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#GreyChat is a laid-back series where Grey users share their experiences with Grey. We discuss their relationship with money, tips for financial freedom, and other fun anecdotes. Want to get featured? Let us know here.
Jerry is a senior software engineer with more than nine years of experience. He works for multiple international companies as a full-time employee and a freelancer on the side. In this chat, Jerry tells us about himself, his work, and his struggles in accessing credit facilities because he could only receive his payments in someone else’s name.
Hi, I am Jerry. I am a senior software engineer and an IT consultant. I have a full-time role, and I freelance on the side. I work for multiple companies in Canada, the UK, and Finland.
The Canadian company pays me weekly, and the others pay monthly. I’ve been using Grey since February 2022, and it’s how I receive all my payments.
I’ve been in the field for about nine years now, and I started really early so it doesn’t reflect my age. I started in 2013, and I became a senior in 2018 when I was working in the US. Since then, I’ve decided to just remain a senior software engineer.
I’ve worked in multiple continents, but the truth is, it’s not the years of experience that’s brought me this far. It’s the work ethic plus software engineering is the only thing I know.
To be honest, I’m not a banking person. When I was working and living in Malaysia, I received my salary through my brother’s company. In Singapore, it was the same thing. When I worked in the US, I wasn’t living there, so I received my pay through my friend who stays there.
After that, I set up Paypal and started using it to receive my pay from the US, but then they started the whole regulation wahala. So I got tired of dealing with that, so I switched to Wise. After a while, I just moved to Grey.
With Grey, it's easier to convert currencies. I don’t have to jump through hoops and all that because I was losing a lot of money in exchange rates. So it's always just been complicated until now.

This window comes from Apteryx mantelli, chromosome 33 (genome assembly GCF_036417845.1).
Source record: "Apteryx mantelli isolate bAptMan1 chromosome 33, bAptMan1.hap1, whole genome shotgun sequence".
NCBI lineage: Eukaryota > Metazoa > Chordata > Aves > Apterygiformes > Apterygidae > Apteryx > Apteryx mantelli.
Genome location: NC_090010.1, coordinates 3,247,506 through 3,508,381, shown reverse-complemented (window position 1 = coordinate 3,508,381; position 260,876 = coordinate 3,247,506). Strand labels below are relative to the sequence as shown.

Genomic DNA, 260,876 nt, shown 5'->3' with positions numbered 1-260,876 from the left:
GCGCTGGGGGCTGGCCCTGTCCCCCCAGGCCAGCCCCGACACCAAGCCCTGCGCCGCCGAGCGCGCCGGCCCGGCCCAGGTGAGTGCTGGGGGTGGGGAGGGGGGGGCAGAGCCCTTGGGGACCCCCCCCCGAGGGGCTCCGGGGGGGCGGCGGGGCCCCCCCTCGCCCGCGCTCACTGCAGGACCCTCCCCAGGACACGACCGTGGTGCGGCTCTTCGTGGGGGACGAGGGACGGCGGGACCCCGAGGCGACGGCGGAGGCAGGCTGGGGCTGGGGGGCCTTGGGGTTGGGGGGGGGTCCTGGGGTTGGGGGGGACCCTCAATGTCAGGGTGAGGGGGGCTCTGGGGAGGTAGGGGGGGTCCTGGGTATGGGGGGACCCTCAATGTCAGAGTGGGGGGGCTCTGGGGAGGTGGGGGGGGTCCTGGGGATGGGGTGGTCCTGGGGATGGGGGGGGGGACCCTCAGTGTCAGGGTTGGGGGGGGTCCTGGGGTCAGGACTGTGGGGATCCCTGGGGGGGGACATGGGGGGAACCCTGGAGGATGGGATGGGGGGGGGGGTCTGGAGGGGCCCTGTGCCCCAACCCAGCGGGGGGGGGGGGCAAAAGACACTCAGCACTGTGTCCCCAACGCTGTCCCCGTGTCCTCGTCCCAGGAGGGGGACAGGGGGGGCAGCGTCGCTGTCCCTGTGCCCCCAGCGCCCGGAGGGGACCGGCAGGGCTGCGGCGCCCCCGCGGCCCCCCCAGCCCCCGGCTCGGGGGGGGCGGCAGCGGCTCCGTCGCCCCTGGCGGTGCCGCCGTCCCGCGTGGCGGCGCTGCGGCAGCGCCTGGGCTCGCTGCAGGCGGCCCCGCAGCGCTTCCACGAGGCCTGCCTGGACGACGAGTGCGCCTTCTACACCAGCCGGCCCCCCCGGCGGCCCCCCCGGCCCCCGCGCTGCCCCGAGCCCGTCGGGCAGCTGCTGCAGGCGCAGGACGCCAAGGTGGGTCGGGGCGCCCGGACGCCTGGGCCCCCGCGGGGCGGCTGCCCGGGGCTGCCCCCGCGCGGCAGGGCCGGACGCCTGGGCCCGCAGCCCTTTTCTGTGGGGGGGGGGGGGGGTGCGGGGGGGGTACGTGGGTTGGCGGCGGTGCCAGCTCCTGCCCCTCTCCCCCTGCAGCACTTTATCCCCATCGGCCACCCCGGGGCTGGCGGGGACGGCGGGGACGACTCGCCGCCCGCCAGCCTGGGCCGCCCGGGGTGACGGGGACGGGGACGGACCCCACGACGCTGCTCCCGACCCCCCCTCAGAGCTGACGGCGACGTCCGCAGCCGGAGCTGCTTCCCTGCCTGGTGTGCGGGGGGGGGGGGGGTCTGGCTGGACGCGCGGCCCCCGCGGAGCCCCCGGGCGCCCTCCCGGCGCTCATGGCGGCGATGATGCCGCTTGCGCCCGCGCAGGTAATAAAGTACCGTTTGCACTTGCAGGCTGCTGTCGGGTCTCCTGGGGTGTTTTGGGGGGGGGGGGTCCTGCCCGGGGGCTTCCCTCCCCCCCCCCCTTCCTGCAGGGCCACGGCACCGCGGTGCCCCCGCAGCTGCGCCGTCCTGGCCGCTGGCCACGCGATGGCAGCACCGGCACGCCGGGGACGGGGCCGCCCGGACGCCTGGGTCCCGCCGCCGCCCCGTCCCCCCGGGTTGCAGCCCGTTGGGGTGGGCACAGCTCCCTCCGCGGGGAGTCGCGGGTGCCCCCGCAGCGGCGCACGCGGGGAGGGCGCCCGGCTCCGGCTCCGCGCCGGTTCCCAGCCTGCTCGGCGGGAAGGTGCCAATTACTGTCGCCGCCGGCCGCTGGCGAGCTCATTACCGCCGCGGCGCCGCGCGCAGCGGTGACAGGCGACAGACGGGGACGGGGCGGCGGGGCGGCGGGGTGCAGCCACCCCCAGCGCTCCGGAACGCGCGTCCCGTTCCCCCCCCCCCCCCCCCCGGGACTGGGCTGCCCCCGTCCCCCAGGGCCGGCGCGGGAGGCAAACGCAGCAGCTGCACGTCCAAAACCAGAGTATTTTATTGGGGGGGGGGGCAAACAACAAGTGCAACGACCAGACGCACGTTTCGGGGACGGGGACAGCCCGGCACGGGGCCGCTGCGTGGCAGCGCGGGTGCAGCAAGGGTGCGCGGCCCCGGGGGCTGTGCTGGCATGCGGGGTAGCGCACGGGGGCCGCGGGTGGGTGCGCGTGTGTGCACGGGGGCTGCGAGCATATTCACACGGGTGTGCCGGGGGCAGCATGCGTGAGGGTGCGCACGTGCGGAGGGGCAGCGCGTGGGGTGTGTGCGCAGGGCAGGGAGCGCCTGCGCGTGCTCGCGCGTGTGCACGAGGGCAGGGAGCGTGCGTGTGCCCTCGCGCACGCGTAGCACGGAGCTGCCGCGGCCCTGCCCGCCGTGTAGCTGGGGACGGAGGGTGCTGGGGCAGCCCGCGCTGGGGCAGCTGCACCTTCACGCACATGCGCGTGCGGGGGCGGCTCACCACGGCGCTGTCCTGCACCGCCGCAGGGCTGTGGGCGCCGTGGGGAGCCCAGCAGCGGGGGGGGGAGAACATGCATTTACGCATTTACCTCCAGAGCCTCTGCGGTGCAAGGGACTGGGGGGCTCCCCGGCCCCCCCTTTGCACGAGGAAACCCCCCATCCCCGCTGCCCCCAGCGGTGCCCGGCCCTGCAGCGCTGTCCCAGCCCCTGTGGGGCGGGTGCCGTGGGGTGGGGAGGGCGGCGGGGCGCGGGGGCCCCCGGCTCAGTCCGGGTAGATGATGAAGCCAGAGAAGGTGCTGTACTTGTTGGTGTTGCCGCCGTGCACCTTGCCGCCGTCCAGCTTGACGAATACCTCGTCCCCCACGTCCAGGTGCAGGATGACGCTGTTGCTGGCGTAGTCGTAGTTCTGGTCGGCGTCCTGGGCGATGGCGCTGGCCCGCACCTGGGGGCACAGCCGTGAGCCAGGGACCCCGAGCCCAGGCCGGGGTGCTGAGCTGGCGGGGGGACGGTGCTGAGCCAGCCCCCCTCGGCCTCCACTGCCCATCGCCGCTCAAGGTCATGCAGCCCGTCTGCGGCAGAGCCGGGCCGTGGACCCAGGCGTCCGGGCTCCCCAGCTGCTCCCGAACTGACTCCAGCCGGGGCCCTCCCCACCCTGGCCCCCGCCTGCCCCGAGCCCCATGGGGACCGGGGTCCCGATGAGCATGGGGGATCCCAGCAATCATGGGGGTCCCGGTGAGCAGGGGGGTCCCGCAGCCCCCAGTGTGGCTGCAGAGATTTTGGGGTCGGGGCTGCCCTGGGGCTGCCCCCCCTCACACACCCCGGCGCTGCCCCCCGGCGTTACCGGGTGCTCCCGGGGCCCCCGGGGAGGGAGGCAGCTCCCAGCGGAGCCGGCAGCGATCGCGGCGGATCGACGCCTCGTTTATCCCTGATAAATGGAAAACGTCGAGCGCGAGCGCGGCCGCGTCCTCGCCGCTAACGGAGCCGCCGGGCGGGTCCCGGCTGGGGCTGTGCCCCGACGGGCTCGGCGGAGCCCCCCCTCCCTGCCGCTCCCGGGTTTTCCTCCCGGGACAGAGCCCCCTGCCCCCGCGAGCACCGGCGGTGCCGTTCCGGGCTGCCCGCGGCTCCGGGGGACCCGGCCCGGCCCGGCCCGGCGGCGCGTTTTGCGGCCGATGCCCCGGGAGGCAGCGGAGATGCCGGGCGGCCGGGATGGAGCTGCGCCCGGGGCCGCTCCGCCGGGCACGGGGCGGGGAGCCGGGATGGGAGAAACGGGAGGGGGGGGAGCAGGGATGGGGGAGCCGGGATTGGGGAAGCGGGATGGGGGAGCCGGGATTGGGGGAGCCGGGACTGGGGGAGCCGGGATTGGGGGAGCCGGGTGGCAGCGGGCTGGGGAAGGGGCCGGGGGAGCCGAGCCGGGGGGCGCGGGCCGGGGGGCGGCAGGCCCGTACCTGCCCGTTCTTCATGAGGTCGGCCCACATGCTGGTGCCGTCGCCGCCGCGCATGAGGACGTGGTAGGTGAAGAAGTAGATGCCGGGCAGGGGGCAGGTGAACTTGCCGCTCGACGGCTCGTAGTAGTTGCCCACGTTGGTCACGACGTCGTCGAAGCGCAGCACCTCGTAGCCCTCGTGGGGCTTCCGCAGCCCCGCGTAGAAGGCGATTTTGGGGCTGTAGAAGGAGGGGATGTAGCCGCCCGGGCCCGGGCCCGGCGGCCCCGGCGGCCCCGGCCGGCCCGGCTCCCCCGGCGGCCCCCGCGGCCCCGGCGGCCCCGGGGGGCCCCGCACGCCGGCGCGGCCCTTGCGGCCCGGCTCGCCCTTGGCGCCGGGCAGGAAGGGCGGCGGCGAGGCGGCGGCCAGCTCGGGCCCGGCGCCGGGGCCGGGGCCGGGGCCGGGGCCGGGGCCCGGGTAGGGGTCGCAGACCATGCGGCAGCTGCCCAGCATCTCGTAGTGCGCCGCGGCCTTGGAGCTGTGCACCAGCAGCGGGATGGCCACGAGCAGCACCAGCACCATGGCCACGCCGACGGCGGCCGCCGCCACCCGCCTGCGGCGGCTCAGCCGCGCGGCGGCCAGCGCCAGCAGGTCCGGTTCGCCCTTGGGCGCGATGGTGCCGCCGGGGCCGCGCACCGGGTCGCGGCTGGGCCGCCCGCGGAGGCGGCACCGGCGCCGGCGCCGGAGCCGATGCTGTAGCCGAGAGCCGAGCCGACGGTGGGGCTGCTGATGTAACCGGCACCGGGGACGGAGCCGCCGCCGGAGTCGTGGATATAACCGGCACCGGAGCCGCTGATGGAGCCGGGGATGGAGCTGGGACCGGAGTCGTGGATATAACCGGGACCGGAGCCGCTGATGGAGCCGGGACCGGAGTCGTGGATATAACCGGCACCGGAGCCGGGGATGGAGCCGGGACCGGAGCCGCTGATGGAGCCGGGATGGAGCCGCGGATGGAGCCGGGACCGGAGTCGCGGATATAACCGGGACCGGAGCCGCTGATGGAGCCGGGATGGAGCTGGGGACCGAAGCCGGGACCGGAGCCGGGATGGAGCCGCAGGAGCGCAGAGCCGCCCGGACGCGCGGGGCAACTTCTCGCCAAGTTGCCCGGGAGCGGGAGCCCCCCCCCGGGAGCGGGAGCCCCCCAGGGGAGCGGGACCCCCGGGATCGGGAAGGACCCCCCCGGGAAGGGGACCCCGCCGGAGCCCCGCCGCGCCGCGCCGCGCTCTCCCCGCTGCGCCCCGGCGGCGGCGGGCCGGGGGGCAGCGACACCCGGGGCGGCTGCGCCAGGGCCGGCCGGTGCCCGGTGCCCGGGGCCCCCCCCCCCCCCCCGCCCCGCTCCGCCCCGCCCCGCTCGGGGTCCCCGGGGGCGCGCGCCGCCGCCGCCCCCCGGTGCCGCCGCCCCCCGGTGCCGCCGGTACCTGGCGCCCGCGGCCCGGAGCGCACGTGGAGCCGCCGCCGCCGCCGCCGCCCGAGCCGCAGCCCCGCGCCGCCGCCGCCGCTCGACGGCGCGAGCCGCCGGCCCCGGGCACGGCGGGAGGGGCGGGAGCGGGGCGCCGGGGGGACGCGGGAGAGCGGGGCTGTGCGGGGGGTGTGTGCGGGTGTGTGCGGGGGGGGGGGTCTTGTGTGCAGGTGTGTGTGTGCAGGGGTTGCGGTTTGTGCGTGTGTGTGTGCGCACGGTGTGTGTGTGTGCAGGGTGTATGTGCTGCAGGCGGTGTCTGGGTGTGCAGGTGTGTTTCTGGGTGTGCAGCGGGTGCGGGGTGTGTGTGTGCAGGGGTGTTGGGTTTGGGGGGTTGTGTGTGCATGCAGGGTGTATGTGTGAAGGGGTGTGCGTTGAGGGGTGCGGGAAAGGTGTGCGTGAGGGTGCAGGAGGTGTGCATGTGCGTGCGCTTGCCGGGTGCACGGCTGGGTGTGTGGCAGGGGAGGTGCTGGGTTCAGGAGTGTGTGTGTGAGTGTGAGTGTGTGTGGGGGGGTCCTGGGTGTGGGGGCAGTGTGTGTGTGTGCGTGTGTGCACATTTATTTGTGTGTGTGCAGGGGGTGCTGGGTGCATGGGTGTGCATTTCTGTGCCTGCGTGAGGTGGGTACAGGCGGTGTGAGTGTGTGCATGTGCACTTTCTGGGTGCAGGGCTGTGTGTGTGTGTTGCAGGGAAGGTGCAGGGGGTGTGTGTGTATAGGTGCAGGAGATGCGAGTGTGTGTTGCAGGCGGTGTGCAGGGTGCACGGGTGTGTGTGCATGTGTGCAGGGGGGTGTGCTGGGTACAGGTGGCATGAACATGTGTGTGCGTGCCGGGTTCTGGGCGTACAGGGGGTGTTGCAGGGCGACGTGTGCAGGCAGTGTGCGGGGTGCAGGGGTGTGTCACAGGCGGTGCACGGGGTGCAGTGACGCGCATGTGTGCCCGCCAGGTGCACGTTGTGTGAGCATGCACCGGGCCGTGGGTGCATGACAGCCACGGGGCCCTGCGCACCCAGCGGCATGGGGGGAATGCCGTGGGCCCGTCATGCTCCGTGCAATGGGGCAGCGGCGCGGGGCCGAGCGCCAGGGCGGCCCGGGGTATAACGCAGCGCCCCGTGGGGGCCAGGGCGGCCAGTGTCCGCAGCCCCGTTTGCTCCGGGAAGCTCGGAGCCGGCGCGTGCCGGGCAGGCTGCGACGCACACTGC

Definitely. As I said, I don’t deal with the whole banking thing abroad. In Malaysia, because of the reputation Nigerians had there, it made things complicated for me. I always had to submit extra documents to clear my payments.
Paypal was fine at first, then I had to start submitting documents. Over time, it just kept leading to more issues until they froze it for no reason. So anything that has to do with money, as long as you’re carrying a Nigerian passport, you’ll be treated differently.
It really affected me because, since I wouldn’t be receiving payments in my name, I couldn’t receive contracts in my name. So it just destabilized me. It was hard to access credit facilities. People think you’re not making money. Meanwhile, you are making money, and you’re paying taxes, but just not in your name.
I’d say it’s the fact that I don’t have to jump through hoops to get my money. To be honest, it was a huge gamble choosing Grey.
I got a contract this year, and I wanted to initially use my brother’s company. But the exchange rate was going to be crazy low. Then I remember seeing Grey on Twitter and telling my brother I was going to use it.
And he was like, are you crazy? Do you know their office? But I was like, nah they are on Ycombinator, so they can’t be frauds.
It made us have a fight actually. Because he was like, if you lose all your money, don’t tell me anything. But I’ve introduced three other people to Grey since then because it’s been seamless. So that’s the best part.
Well, there’s one - the currency converter. It was there before, but then I could convert from Naira to foreign currencies. But now, I can only convert from foreign currencies to Naira. So I think it was a lot easier before.
I’d also like to see my total credit and total debit in my account statement.
I think it was my money hanging for three months, and this brand didn’t have an office, which is why my brother was adamant about not using Grey. I was able to access my money after three months, but since then, I became skeptical about fintech in Nigeria.
Then there’s a company I invest in, I made a withdrawal and didn’t get it on time. I kept calling and calling, but nobody was answering. When dealing with people's money, be sensitive.
So both times, it was customer service related.
So in the last job that I did, I quoted an amount, and my friend asked me to quote five times the hourly rate. I was like nah that’s too much, so I quoted half of what he suggested. My hope was that they would negotiate or something, but they just accepted. So it made me think I should have gone higher.
Be reasonable, but don’t shortchange yourself. In fact, people wouldn’t want to work with you. They wouldn’t tell you, but you’ll seem too cheap to be true.
So do your research very well, depending on the country and client, and then ask. If you don’t know what to ask, tell them to make you an offer. That’s a better alternative.
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